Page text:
Wednesday, October 24, 2018

Authors: can a book have too much advance praise? Sure!

Before a book is published it's common for "Advance Review Copies" to be distributed to famous people with the hope that they'll write short, complimentary "blurbs" that can help sell the book to ordinary people. Sometimes blurbs are written by ordinary people.

Part of the back cover of my Stories I'd Tell My Children (But Maybe Not Until They're Adults) is shown below.

Many blurbs are written for authors by other authors in corrupt "if you kiss my ass I'll kiss your ass" deals.

Blurbs are often labeled "Advance Praise for [title]" and printed on a book's back cover and first page, or pages. 

One or two pages are enough but some authors go much too far.

Michael Hyatt is an egomaniac whom I can't stand for several reasons. Six years ago I bought—but have not yet been motivated to read—his Platform: Get Noticed In A Noisy World. The book has four blurbs in tiny type on its back cover plus SIX FRIGGIN' PAGES with 14 blurbs ahead of the title page.
  • If someone is not convinced to buy a book after reading three or four blurbs, will 14 do the job? Probably not.
I have mixed feelings about Shel Horowitz, author of Grassroots Marketing for Authors and Publishers.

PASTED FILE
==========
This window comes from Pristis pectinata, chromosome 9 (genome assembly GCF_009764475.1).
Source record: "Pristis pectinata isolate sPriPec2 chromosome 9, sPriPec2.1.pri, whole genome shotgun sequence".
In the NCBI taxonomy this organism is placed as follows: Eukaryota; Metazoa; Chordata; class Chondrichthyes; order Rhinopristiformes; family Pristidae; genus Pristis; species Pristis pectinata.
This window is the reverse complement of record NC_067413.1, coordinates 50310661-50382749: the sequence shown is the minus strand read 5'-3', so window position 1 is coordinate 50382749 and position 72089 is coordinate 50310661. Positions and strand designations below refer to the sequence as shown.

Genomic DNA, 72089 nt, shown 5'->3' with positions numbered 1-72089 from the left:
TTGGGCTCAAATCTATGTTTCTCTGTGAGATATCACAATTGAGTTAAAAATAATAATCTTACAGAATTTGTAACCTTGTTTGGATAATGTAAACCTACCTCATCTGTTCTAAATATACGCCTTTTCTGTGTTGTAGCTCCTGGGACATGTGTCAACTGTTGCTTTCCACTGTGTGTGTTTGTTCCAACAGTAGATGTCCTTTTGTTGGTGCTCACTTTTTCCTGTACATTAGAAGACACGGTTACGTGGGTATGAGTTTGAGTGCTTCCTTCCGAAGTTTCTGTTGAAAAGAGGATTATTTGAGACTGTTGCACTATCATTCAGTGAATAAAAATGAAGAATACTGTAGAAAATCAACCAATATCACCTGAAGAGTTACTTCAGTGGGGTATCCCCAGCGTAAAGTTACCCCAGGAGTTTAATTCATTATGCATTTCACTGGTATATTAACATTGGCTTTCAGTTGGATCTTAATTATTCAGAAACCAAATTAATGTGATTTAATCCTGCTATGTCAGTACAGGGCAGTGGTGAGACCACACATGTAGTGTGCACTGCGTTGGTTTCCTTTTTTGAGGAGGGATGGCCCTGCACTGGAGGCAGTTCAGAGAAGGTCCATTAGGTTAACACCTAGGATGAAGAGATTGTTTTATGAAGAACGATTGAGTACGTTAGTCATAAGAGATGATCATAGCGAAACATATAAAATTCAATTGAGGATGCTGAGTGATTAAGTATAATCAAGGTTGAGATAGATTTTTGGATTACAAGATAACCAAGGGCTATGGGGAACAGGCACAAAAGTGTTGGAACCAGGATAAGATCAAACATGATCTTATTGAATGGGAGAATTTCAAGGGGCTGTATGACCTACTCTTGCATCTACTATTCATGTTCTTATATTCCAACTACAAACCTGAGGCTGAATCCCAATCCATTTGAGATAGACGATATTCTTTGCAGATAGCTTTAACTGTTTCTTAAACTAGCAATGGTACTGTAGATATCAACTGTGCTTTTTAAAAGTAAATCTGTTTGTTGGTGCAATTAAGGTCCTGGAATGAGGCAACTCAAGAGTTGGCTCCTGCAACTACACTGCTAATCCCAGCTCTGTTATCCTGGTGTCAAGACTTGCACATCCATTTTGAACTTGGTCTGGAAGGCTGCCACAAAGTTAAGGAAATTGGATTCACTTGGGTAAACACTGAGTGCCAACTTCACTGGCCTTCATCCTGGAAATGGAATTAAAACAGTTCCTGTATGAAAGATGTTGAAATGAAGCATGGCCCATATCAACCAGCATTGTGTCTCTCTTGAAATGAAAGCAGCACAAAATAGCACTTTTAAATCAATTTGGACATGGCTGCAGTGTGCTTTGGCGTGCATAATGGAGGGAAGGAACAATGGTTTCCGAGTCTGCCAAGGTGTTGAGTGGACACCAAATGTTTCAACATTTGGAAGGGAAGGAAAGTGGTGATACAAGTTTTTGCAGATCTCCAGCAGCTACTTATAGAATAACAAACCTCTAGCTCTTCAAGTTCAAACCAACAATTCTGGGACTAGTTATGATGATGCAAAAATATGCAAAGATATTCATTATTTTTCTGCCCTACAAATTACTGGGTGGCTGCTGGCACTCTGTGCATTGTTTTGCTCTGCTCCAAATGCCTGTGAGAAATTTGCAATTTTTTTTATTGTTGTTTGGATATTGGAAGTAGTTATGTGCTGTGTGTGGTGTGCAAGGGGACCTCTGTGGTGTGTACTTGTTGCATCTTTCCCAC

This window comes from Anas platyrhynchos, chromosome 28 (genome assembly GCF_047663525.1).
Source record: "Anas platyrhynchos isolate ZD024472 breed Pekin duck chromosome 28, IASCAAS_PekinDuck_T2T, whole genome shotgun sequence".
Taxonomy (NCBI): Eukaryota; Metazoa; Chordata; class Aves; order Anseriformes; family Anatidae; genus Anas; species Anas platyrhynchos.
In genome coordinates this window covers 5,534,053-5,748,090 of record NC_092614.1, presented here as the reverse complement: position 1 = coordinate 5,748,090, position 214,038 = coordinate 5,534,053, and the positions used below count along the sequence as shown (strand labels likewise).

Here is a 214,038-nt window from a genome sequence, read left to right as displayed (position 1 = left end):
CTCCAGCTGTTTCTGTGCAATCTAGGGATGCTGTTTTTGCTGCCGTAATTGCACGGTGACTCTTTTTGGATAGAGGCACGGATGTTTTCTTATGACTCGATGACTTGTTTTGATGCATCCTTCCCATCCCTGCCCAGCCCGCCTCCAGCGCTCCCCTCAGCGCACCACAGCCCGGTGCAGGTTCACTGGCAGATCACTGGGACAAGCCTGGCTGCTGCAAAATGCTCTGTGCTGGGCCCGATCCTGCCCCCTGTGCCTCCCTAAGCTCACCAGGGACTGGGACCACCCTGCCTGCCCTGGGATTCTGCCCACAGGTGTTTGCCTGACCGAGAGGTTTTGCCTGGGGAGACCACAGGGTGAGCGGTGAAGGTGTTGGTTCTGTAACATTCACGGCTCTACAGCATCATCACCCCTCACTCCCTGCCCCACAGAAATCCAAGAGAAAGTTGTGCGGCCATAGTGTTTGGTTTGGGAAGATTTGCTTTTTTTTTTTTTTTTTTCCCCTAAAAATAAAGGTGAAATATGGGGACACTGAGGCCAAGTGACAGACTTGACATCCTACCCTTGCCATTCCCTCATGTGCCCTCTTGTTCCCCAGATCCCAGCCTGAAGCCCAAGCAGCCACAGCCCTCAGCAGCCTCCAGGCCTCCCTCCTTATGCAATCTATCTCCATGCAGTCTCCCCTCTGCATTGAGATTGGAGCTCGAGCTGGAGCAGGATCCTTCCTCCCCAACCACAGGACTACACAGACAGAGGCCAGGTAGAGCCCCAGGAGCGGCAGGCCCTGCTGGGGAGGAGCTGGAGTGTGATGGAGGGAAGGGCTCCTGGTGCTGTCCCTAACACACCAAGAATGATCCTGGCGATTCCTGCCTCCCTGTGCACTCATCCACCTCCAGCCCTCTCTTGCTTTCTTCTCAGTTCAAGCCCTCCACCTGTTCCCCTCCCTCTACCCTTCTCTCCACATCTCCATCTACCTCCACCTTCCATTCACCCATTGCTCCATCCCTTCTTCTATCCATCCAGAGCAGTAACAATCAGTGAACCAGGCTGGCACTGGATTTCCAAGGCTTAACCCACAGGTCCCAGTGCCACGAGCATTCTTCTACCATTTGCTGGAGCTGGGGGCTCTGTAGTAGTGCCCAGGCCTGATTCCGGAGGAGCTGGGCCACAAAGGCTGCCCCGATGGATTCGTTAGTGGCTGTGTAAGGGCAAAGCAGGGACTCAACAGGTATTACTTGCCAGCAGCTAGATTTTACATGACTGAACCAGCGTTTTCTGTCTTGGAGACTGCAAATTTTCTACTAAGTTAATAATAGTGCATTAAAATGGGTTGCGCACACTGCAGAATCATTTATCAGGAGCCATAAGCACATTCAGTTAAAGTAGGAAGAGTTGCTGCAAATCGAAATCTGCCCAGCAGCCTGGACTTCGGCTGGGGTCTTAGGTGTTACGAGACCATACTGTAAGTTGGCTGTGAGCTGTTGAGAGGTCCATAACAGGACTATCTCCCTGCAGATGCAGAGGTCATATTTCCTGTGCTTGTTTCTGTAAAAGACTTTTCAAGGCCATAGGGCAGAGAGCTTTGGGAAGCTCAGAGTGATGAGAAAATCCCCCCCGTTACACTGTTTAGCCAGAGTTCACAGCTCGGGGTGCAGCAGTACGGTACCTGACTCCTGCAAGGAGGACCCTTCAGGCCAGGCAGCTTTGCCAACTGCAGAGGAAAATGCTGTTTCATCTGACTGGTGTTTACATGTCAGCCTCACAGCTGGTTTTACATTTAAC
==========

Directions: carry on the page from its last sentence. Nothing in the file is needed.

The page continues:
Shel's book has an appropriate three blurbs on the back cover (in an easy-to-read type size), plus three pages with a dozen blurbs ahead of the title page.

I like most of what Shel has to say—but the blurbing bothers me. The book has a blurb from John Harnish, special products director at Infinity Publishing. Harnish praises Shel and says, "...selling more books is what successful marketing is all about..." 
  • However, Harnish is in the business of selling Shel's books, because Infinity has co-published an edition. That’s a conflict of interest, and tacky.
Shel has mini-reviews in the back of his book, plugging books written by some of the blurbers who praise him in the front of his book. Tit-for-tat, even the appearance of tit-for-tat, is tacky.

Shel writes well and he seems to be an expert on book marketing. I don't doubt the truth of the endorsements of him or by him—but his work is marred by the appearance of sleazy deal-making. Mutual ass-kissing may be frugal marketing but I don't think it's ethical, or effective.

Helen Gallagher wrote an ugly, sloppy, padded, inaccurate and poorly edited book titled Release Your Writing: Book Publishing, Your Way!

A Five-Star review on Amazon says the book, "offers fabulous, practical tips for writers. I had the opportunity to meet the author. She is a great advocate for fellow writers. This book is a 'must have' if you want to complete your writing project, launch it, and market your work."

That sounds impressive, but don't be impressed.

The reviewer is Marguerite O'Connor. Marguerite is an author and funeral director and teaches bereavement counseling. Even more depressing than that is the fact that Marguerite's book received a Five-Star review from Helen.

Yes, they kissed each other's asses.

And by the way, Marguerite O'Connor is also the editor of Helen's poorly edited book. Helen is a decent writer, but from the evidence I've seen, Marguerite is a terrible editor. I hope she buries bodies better than she edits books. 

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